Home office powers to close businesses

With effect from 1 December 2016, the Home Office gained powers to close a business if it considers that the employer operating at a particular premise is employing a person who does not have permission to work in the UK. The closure notice can close the business for up to 48 hours or longer.

For certain businesses reliant on trading at a specific location, the financial impact of a closure could be significant and damaging.

While the new legislation will impact on all sectors, those at highest risk are those:

  • employing short term staff eg those on short fixed term contracts or zero hours;
  • using the services of contractors/sub-contractors; and
  • where right to work checks/administration is decentralised.

Sectors particularly at risk include construction, healthcare, manufacturing, hospitality and retail

This legislation does not create a new obligation for employers however the sanction of a closure is a warning signal to make sure that right to work checks and management of sponsorship licences procedures are robust.

What is the process?

Schedule six of the Immigration Act 2016 created powers for the Home Office to not only close a business but to force the production of either right to work checks or previous right to work check documentation.

The illegal working closure notice is issued by the Home Office to close a business premise where the employer is found to be employing a person who has no permission to work in the UK. The initial notice can close the business for up to 48 hours.

Once an illegal working closure notice is issued, an application to the court for an illegal working compliance order to extend the provisions of the order for up to 12 months can be made. This can again be extended by a further 12 months if allowed by the court.

The order can restrict or prohibit access to the premises, require the employer to perform right to work checks and produce right to work check documents and any other provision deemed appropriate.

A person who enters the premises or contravenes the order will be committing an offence punishable with up to 51 weeks imprisonment and/or a fine.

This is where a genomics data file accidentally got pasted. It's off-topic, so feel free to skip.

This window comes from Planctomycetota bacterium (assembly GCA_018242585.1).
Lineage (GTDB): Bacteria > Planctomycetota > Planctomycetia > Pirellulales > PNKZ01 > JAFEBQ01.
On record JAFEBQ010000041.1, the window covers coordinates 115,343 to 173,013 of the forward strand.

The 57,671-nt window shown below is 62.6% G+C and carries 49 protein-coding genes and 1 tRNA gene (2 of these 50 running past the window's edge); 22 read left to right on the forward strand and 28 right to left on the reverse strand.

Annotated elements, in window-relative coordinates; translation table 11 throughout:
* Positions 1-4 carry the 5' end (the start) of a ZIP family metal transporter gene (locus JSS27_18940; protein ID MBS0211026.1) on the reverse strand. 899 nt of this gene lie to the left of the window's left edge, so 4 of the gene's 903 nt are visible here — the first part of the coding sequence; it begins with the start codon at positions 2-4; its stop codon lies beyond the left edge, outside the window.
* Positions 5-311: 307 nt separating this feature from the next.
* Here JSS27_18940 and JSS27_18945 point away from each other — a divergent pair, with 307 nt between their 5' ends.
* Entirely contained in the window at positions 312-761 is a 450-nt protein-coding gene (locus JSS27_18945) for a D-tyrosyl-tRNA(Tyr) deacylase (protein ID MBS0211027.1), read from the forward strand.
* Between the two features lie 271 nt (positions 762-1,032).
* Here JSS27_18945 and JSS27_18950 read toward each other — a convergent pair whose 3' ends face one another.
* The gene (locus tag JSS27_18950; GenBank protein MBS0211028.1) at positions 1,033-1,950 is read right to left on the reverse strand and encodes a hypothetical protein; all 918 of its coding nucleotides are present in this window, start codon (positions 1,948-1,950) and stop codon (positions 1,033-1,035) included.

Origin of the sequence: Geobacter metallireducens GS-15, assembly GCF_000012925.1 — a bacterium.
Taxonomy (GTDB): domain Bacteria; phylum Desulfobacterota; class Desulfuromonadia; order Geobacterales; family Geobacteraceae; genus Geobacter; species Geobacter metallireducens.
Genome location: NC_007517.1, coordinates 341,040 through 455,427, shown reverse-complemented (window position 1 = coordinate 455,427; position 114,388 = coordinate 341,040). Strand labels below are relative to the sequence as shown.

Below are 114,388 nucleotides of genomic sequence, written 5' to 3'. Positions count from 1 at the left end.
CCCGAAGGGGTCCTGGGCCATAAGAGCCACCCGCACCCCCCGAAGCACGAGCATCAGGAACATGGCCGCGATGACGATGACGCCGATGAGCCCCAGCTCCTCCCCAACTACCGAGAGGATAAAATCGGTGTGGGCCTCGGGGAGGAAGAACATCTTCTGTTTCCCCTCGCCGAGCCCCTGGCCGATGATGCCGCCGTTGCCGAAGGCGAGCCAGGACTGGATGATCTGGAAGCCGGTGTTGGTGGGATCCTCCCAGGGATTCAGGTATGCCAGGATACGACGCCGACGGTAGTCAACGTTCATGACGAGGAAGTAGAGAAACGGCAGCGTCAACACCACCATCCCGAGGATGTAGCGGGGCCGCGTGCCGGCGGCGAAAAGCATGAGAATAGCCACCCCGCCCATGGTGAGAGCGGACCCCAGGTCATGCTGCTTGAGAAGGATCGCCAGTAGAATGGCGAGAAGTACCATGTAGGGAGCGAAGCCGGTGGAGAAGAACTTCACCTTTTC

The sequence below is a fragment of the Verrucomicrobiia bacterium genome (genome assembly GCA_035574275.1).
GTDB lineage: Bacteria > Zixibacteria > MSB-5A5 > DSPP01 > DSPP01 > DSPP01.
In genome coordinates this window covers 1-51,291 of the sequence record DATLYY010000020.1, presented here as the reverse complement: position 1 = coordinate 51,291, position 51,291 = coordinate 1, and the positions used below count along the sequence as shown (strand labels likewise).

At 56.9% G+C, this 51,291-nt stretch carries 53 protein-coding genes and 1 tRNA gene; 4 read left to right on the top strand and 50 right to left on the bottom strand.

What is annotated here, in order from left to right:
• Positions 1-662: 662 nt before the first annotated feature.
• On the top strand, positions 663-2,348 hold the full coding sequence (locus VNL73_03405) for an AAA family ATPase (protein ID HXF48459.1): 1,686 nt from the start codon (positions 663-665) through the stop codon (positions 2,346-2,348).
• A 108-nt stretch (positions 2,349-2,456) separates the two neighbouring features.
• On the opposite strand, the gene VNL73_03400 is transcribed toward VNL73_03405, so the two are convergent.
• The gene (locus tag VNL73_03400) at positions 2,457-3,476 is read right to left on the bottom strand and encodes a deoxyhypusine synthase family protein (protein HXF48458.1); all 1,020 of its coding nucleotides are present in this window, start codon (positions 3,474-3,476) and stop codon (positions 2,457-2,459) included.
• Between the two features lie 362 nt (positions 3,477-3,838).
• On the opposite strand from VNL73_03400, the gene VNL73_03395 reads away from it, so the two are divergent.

If an employer with a Home Office tier one, tier four or tier five sponsor license fails to produce compliant right to work documentation, this has more serious implications representing a breach in sponsor duties.

In our experience employers should watch out for:

  • employees without passports;
  • employees whose paperwork doesn’t quite add up;
  • employees without bank accounts;
  • biometric cards expiring; and
  • visas and work permits with certain restrictions, ie students can often only work for 16 hours per week.

What actions can employers take?

Review your internal arrangements and processes and ask these questions:  

  • Are the right people undertaking this activity at the right time?
  • Are your processes robust?  
  • Would your business withstand a Home Office inspection tomorrow?  
  • Are the hard copies of records easy to locate?  
  • Do you keep a centralised electronic record too that is easy to identify where attention may be needed?
  • Are you best placed to review yourselves?

RSM can undertake an immigration review for you. This could prove a really prudent move in light of the governments continued focus on this area especially with the disciplinary action the government can take against those employers who are not totally compliant.

For more information please get in contact with Steve Sweetlove.